Dr. Karen Smith, professor and clinician in the Department of Physical Medicine & Rehabilitation (PM&R), has been practicing in Kingston and Queen’s University since 1994. Her clinical and research focus is brain and spinal cord injury prevention and rehabilitation. “My clinical activities are mainly in rehabilitation for patients with neurotrauma and neurological diseases, acquired brain injury, spinal cord injury, and neuromuscular conditions like muscular dystrophy. I provide inpatient and outpatient rehabilitation services and am part of a collaborative clinic out of Providence Care Hospital (PCH), called the Adult Neuromuscular Clinic. We work to improve the lives of those with neuromuscular diseases,” Dr. Smith explains.
The physician works on preventing brain and spinal cord injuries before they happen, but if they do, she works to rehabilitate patients until they are in a better state. “Patients with severe injury go through the inpatient program first at Kingston Health Sciences Centre (KHSC) and then PCH and we follow them as long as necessary through our outpatient programs, coordinating their rehabilitation and addressing the consequences of injury,” she describes. According to Dr. Smith, despite where Canada and Queen’s stands with advanced medical and surgical care, prevention remains the only cure for both brain and spinal cord injury. “We put a lot of effort into concussion awareness, but we should put as much effort into concussion prevention,” she says. “It’s not about not being active or playing sports, it’s about doing it safely. The work on injury prevention is key. It’s been exciting to work with Allan Champagne and the students of CESAP (Concussion Education Safety and Awareness Program) to advance the efforts in concussion prevention.”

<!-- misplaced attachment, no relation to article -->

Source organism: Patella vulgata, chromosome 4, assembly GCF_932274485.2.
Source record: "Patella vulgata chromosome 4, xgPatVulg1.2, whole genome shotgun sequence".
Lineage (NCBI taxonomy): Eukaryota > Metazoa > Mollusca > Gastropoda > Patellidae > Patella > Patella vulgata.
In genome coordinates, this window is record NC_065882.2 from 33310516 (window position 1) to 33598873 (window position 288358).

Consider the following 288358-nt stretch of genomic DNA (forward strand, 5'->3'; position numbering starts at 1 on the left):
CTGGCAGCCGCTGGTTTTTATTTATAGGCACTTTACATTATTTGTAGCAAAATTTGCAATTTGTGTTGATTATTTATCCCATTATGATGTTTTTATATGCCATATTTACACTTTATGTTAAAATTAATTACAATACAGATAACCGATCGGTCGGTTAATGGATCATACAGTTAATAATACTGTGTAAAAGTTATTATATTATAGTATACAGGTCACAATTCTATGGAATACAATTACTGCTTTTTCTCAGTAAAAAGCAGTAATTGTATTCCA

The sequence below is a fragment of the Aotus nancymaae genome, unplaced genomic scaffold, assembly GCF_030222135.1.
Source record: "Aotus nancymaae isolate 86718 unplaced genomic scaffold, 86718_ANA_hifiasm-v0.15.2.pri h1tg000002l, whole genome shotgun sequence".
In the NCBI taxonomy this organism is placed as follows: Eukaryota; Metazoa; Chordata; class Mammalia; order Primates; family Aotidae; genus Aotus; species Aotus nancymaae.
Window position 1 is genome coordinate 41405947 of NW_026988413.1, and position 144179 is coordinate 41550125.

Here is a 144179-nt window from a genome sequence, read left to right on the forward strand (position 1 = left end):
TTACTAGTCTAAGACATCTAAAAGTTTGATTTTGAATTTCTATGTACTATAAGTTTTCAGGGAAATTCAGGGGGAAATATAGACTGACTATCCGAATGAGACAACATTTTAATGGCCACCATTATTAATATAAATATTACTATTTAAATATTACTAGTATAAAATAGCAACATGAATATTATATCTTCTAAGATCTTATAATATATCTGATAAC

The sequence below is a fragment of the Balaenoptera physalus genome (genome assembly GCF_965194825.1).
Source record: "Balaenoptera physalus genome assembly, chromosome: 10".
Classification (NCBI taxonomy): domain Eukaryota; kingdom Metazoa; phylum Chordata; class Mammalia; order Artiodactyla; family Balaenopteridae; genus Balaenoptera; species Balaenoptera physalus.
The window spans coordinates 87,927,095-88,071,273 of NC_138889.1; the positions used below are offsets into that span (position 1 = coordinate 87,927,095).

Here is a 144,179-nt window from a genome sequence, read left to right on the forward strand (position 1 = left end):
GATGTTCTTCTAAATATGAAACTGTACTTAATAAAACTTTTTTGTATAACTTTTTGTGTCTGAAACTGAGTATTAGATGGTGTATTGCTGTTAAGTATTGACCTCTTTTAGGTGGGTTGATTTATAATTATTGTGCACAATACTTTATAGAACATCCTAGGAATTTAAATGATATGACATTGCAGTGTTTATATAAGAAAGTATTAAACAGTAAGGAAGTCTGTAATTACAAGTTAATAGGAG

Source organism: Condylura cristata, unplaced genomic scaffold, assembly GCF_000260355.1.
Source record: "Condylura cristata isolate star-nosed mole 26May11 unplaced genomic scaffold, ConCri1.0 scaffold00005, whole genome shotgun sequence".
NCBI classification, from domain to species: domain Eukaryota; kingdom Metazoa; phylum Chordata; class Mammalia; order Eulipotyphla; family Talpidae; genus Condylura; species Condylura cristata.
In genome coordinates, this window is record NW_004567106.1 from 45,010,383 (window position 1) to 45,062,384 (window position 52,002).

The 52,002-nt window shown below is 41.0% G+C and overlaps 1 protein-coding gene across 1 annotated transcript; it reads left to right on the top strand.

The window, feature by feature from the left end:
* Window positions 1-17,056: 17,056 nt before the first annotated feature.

Injury prevention has been a passion of Dr. Smith’s for decades. “I’ve been Co-Chair of ThinkFirst Kingston Chapter for over 20 years now. ThinkFirst's mission is to prevent brain and spinal cord injuries through education, research and advocacy aimed at healthy behaviour of children and youth. We work with students from Queen’s School of Kinesiology in community work, and in 2021, they conducted a study that found 30 per cent of students don’t wear a helmet while biking. Some of the reasons they don’t wear a helmet are modifiable, like where to buy in Kingston and how to fit one. With this and other findings, we can direct our efforts to improve bike and helmet safety locally.”
She’s also part of an ECHO project, which stands for extension of community healthcare outcomes. She participates in the skin and woundcare ECHO. Recently with the pandemic, the blended program had to pivot to all virtual. Even the teaching sessions for learning psychomotor skills, a developing area of education research, moved to an online platform. “My other research is mainly in the area of spinal cord injury and health service delivery, such as providing disability expertise in primary care. I’ve been privileged to work with Dr. McColl on the Actionable Nuggets, which are an educational tool to help primary care providers provide optimal care for their patients with spinal cord injury."
Dr. Smith says she is pleased to see others are just as committed as she is to brain and spinal cord injury prevention. “I don’t think there’s one patient who would wish for a brain or spinal cord injury, so part of my job is to put myself out of business.”
For more information about ThinkFirst, please visit their website.